The next step is to solicit verbal feedback. This will provide information to the sender in two ways. First, the sender should look for any tonal information that will again deal with the recipient's emotional response to the message. The other source of information is the words used in the feedback. The assessment of this information will tell the sender if the receiver has understood the message as the sender intended. If there is a discrepancy, the sender can then take the necessary steps to modify the message to better explain it, reword the message to provide additional information, or repeat some portion of it to clarify a misunderstanding or confusion on the recipient's part.

Effective Verbal Communication Strategies

  • Focus on the issue, not people. Avoid taking things personally. Try to resolve issues amicably. Express needs and/or opinions in terms of the work at hand. Constructive criticism should be directed at the work and not the worker's personality.
  • Empathize rather than being judgmental. When dealing with people, it is important to demonstrate sensitivity. How one feels toward people will easily manifest itself in one's demeanor and will readily be picked up by them.
  • Create an atmosphere of openness so as to establish a good working relationship. In conversations, give your undivided attention to the people with whom you are conversing. Avoid trying to communicate in busy and noisy areas.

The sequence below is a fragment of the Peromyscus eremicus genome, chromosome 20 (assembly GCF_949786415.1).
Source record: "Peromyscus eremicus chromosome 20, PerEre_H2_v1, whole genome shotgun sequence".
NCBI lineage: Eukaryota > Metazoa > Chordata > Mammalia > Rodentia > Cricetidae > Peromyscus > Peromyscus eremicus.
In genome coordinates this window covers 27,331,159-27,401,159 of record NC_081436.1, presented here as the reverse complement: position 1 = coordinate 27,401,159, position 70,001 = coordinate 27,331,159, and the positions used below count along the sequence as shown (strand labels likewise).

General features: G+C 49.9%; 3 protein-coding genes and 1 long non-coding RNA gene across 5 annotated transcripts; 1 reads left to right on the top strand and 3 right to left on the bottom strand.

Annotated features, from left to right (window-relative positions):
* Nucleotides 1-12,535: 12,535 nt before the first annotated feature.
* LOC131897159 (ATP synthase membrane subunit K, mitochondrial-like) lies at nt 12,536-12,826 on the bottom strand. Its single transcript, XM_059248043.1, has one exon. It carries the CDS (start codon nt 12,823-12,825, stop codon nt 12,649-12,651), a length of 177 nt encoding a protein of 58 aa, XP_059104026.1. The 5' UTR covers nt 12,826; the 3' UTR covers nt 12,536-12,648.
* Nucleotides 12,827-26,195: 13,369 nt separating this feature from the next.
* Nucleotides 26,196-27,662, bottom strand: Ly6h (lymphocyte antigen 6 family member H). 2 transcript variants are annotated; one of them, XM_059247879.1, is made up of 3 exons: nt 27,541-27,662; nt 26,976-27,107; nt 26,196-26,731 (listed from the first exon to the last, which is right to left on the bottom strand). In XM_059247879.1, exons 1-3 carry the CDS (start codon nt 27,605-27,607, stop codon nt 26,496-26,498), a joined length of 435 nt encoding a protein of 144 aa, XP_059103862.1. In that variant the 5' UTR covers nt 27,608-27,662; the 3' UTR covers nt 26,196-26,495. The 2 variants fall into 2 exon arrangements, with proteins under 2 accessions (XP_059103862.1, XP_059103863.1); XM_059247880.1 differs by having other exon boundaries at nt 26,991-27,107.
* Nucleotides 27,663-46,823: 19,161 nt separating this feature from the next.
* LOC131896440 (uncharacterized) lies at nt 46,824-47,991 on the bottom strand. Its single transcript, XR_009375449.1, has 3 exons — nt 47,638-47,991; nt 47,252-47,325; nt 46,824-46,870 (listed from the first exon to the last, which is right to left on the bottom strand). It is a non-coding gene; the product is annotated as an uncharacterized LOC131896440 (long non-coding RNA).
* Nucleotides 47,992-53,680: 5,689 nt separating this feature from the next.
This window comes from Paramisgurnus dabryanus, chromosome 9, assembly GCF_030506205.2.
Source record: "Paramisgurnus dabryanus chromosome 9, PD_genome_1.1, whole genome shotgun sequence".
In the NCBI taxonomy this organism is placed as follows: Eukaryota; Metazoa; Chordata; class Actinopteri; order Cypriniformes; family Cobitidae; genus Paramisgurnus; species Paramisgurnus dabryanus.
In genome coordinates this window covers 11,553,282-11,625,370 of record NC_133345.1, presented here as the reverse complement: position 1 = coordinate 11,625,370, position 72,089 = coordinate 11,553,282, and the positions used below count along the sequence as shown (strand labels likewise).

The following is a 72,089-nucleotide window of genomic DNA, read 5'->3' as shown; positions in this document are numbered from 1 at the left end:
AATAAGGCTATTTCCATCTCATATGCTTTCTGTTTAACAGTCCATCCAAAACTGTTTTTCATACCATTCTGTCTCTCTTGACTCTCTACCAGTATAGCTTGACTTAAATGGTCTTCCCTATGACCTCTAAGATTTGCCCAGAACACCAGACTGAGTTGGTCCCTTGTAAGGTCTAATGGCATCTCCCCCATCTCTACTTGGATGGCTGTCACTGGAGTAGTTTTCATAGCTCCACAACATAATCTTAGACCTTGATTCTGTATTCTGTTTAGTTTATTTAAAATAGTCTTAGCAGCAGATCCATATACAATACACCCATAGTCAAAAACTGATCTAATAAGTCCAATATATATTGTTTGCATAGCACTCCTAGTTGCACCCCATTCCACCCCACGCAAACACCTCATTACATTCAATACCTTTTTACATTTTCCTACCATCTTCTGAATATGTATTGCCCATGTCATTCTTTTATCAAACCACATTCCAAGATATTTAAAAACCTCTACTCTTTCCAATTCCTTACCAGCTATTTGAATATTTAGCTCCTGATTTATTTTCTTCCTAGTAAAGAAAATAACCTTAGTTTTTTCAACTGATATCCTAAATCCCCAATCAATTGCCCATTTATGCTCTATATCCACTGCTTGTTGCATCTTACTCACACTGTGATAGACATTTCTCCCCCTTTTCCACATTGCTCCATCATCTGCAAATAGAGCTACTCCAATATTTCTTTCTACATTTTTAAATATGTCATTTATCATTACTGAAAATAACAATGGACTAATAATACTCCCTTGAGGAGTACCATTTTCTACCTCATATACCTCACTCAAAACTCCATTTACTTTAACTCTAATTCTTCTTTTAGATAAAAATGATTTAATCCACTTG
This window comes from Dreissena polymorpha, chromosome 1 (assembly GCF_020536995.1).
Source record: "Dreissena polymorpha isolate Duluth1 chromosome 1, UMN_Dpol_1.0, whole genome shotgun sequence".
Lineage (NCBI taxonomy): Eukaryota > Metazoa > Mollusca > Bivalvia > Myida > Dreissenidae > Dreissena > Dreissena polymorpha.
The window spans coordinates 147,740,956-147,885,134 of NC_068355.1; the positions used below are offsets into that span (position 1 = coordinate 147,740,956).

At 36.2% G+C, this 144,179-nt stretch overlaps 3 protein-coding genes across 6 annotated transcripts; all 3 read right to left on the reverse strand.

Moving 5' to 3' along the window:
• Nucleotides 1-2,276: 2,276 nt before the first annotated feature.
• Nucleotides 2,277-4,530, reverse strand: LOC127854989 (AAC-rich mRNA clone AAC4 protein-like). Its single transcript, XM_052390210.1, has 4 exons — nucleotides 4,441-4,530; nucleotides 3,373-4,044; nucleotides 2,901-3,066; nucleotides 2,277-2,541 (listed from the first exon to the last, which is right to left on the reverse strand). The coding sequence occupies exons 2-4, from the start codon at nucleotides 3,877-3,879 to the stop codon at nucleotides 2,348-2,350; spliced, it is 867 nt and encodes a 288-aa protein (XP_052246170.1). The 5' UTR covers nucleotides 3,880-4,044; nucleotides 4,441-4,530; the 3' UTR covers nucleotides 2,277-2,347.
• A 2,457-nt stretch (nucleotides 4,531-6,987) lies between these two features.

• Avoid pulling rank. Be genuine and straightforward in dealings with others. Work toward creating a trusting and cooperative working relationship. Treat people fairly and with respect.
  • Demonstrate flexibility when dealing with others. Respond in ways that acknowledge their knowledge and experience. Thank them for their input.
  • Good listening skills and showing a genuine interest are attributes of a successful communicator. Actively listening to people creates an atmosphere of trust and respect, enhancing communication and problem resolution.
  • Be concise, use clear language, listen for feedback, and pay attention to body language and tone of voice.


We become better communicators to the extent that we can devise messages that elicit the response we expect or desire from recipients. To accomplish this effectively, we need to thoroughly understand the communication process and its inherent barriers. If we do not elicit the anticipated response, we need to be able to modify the message to facilitate its understanding.

We also need to be able to recognize the effect our messages can have on the recipient and how to structure them so the effect is as positive as possible. To communicate effectively, we also need to actively seek out feedback as well as build relationships so as to enhance the overall communication process.

The importance of effective communication can even be found in the Bible in the story of the collapse of the Tower of Babel due to people not being able to make sense of what they were saying to each other. Communication skills are critical in everything we do. How well we communicate and how effective our communication is determine to a great extent how successful we are in our professional or personal lives. The ability to convey knowledge is power. What we think or know only becomes powerful if we can pass it along to others so that they may use it to better their circumstances or those of their organization.

Opinions expressed in Expert Commentary articles are those of the author and are not necessarily held by the author's employer or IRMI. Expert Commentary articles and other IRMI Online content do not purport to provide legal, accounting, or other professional advice or opinion. If such advice is needed, consult with your attorney, accountant, or other qualified adviser.